Having said that it was surprising that City faded as the second half progressed and this seemed to subdue the fans with the inevitable frustrations surfacing.
Doyle impressed but many others looked slightly off the pace and the creativity going forward suffered.
Overall we got what we deserved, which, coupled with perhaps a less than deserved haul of points from the previous matches, makes the current run slightly more alarming, but hopefully still very much a blip.
Bouncebackability has epitomised PP’s reign to date so the next couple of matches may prove to be very significant in that regard, and hopefully avoid compounding the knee jerk reactions surfacing. A return to full fitness for Nahki Wells won’t harm that aim and PP will be keen to remind the squad that there are no easy fixtures in League One and that standards can’t slip.
A worrying trend in the (admittedly) small proportion of our away fans.Not only are some of them too ready to jump on Parkinson’s back (do they really not remember the dark days only just over a year ago when we were seriously contemplating non-league?) but some of their behaviour is getting close to some of the excesses of the bad old days in the 70’s and 80’s.I was at the Walsall game and some of their antics shed a poor light on our Football Club.Such a shame as the vast majority of our away fans are fantastic but I am worried that this moronic minority will one day bring the clubs name down into the mud.Completely agree with the view about equally moronic Crewe fans chanting such vile nonsense.Great article.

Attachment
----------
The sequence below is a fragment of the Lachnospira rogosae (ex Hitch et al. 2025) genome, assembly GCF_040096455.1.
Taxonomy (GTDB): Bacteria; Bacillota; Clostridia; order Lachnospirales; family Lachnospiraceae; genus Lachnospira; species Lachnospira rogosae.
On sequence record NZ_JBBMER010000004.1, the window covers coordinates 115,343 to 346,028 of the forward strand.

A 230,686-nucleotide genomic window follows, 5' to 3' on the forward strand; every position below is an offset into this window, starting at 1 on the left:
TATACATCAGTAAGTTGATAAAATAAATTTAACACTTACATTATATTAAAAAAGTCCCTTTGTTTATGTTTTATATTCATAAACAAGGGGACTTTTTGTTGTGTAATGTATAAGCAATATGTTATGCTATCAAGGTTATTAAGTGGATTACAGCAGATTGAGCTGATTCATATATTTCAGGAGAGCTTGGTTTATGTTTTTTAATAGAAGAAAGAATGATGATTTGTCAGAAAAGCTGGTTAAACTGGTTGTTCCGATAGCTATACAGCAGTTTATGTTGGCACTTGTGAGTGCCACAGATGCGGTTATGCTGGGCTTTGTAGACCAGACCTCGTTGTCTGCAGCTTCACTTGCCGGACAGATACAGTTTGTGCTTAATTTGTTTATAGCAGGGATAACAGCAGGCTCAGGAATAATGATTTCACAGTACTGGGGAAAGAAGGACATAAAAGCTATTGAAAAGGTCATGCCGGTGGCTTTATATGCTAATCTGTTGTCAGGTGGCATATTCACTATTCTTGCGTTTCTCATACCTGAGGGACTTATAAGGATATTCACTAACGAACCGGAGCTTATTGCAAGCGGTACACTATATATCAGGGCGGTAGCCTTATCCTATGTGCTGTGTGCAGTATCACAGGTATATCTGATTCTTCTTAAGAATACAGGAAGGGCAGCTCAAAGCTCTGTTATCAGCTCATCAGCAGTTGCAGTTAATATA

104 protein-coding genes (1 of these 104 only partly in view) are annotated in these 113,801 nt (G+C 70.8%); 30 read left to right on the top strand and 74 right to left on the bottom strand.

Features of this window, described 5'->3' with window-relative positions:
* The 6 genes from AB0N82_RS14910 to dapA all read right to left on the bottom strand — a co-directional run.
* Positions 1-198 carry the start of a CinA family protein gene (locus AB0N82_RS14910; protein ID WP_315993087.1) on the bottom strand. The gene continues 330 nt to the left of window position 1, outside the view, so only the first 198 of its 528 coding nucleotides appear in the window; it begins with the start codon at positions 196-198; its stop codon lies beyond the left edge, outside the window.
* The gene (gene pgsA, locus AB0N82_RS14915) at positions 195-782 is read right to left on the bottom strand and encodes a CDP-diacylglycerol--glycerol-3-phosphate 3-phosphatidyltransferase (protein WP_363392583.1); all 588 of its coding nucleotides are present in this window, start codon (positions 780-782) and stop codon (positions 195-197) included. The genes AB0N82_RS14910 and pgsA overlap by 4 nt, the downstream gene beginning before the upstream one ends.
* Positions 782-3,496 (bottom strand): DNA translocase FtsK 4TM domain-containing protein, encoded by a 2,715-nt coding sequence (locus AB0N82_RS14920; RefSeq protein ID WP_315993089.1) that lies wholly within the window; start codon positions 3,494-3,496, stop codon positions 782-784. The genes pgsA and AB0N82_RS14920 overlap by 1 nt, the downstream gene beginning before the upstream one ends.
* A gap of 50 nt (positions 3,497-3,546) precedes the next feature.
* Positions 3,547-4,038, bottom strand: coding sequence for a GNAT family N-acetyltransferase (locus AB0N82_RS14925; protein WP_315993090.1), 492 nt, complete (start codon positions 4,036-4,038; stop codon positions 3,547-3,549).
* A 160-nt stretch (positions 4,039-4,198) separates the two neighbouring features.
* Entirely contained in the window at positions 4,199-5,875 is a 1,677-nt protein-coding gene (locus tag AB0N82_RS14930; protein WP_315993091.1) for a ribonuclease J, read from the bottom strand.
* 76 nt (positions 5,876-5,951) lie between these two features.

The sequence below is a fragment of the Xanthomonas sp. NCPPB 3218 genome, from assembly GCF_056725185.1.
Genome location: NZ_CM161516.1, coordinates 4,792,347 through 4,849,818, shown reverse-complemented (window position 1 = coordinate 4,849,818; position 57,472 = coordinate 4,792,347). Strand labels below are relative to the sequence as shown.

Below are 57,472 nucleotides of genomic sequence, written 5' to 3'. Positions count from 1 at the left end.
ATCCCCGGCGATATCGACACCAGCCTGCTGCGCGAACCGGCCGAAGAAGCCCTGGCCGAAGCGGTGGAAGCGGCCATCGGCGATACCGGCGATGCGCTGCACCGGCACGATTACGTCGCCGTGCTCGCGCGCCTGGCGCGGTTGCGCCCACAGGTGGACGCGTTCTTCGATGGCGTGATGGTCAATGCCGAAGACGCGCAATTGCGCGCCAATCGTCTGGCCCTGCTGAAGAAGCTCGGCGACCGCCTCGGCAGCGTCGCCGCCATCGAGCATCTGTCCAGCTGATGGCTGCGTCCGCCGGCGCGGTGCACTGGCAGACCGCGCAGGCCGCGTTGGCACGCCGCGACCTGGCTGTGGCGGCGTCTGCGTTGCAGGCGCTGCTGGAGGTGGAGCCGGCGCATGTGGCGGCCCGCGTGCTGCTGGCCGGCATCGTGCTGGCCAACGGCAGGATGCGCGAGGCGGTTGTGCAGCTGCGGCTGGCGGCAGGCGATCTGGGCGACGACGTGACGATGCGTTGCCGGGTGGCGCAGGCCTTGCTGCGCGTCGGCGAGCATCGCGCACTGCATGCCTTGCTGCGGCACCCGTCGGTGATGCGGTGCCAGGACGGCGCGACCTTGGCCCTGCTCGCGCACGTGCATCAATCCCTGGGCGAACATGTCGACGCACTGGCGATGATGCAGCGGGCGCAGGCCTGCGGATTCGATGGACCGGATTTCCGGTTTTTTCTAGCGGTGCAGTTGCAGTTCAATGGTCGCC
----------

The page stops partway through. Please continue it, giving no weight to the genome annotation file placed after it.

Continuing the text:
Excellent report Jason as usual. I was not at the game but listened on the radio. It sounded like Crewe had changed their style to a more direct and physical one to match ours. Perhaps it should be taken as a compliment that teams are having to adapt and up their game when facing City. When the season started City were something of an unknown but word quickly spreads in football.
I, like most City supporters, would have accepted our position and points tally with a third of the season gone.Consolidation was always the priority.